|Russia's Conversion From Communism to Capitalism
Target Grade Levels:
Cold War, Communism, Capitalism, Command Economy, Market Economy, Economic Incentives
Relevant National Standards
Ties to Literature
Using Russia as a case study, help students examine the real-world struggles of converting from a command economy to a market economy. Begin by defining the terms "command economy" and "market economy." Invite students to name countries that have or have had each type of economy. Build on student responses to develop a list of characteristics that describe each economic system.
Next, show students where Russia is on a map and explain
(or review) that before 1991, Russia was a part of the Soviet
Union. The communist government owned the country's diverse
economic assets, controlled the labor force and allocated
all resources. It was a command economic system. After the
collapse of the Soviet Union, Russia experienced a wild
privatization period where a small number of men gained
control of Russia's greatest economic assets and made billions
in the new market economy. The newfound economic strength
of these billionaires, who are often called oligarchs, has
triggered a power struggle between them and government leaders.
Russia's new economy has also created a wide gap between
rich and poor.
To illustrate recent economic conditions in Russia, show students the FRONTLINE/World video "Rich in Russia" (about 18 minutes). (Note: This story can be viewed online in its entirety. A free transcript is also available to assist with planning. Please see the Related Story box at left for details.) Focus student viewing by asking them to take note of specific details on what life in Russia is like for the rich and for the poor.
After viewing, ask students to share their observations.
- What advantages and disadvantages did Russians experience with a command economy? With a market economy?
- What characteristics of a market economy have contributed to the divide between rich and poor?
- Will conditions for the poor likely improve or get worse as market economic factors become more firmly established in Russia? Why?
Next, extend this discussion to include the power of "incentives" on markets and behavior. Divide students into eight groups and have each group read about one of the Russian oligarchs profiled in the FRONTLINE/World feature "How to Make a Billion Dollars."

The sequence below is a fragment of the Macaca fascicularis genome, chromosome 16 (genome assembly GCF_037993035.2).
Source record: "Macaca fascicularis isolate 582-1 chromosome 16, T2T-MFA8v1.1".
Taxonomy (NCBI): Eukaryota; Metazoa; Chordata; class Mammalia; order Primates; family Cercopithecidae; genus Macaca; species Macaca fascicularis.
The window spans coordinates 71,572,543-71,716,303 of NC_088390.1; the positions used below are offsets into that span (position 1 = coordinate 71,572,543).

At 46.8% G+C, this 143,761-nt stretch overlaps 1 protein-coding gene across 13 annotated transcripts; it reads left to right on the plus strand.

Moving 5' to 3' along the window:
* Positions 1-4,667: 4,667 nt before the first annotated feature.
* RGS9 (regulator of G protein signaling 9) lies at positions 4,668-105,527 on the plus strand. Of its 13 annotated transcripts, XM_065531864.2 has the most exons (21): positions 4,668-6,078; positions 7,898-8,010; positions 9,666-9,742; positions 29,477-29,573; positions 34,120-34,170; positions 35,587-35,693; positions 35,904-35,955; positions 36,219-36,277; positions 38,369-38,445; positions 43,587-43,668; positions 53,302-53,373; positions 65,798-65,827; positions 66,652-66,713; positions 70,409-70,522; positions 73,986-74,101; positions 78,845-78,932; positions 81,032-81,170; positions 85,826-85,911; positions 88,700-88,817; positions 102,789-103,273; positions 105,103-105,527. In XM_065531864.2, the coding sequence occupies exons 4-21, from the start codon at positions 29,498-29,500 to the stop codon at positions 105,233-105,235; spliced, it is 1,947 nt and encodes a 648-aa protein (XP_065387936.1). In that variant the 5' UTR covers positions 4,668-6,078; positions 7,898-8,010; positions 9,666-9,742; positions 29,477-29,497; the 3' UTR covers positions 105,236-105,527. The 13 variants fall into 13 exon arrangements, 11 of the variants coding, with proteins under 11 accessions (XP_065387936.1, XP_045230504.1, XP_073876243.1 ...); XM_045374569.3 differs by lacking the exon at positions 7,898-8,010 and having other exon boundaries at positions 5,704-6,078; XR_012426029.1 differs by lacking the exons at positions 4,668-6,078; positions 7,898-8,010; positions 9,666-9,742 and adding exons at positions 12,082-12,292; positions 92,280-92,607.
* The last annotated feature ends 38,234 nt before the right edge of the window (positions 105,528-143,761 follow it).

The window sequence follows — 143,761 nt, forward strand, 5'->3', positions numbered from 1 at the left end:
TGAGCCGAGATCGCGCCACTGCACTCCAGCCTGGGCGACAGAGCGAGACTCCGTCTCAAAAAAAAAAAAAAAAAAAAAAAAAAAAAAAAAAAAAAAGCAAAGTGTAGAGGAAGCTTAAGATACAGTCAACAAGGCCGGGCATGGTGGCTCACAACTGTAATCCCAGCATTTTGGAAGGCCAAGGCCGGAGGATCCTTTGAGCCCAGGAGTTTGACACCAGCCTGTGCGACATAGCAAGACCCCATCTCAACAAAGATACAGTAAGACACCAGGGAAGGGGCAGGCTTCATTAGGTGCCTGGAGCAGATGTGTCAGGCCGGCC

As students read, they should identify the oligarch's background, his estimated worth, the Russian economic resource(s) that made him rich, political connections and any business practices that have been criticized. Provide these categories as column headers across the top of a class matrix, with the names of the oligarchs listed down the side. Groups can then write details about their profiled oligarchs in this class matrix and take turns introducing the men to the class. Discuss the following questions:
- What similarities and differences do the students see among the oligarchs?
- What economic incentives influenced the behavior of these men after the fall of communism?
- How might corruption and questionable business practices affect Russia's transition to a modern market economy?
- What role does the government play in the new Russian economy?
Conclude the lesson by having students apply their knowledge of economic systems and incentives to the creation of a political cartoon that makes a statement about a Russian economic issue. Consider displaying the cartoons and having them evaluated by other students in the class.
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Relevant National Standards
These standards are drawn from "Content Knowledge," a compilation of content standards and benchmarks for K-12 curriculum by McRel (Mid-continent Research for Education and Learning) at http://www.mcrel.org/standards-benchmarks/.
Standard 2: Understands characteristics of different economic systems, economic institutions and economic incentives
Level III, Benchmark 2
Knows that in a command economic system a central authority, usually the government, makes the major decisions about production and distribution
Level III, Benchmark 3
Knows that in a market economic system individual households and business firms make the major decisions about production and distribution in a decentralized manner following their own self-interests
Level III, Benchmark 6
Understands that economic incentives such as wanting to acquire money or goods and services and wanting to avoid loss are powerful forces affecting the way people behave
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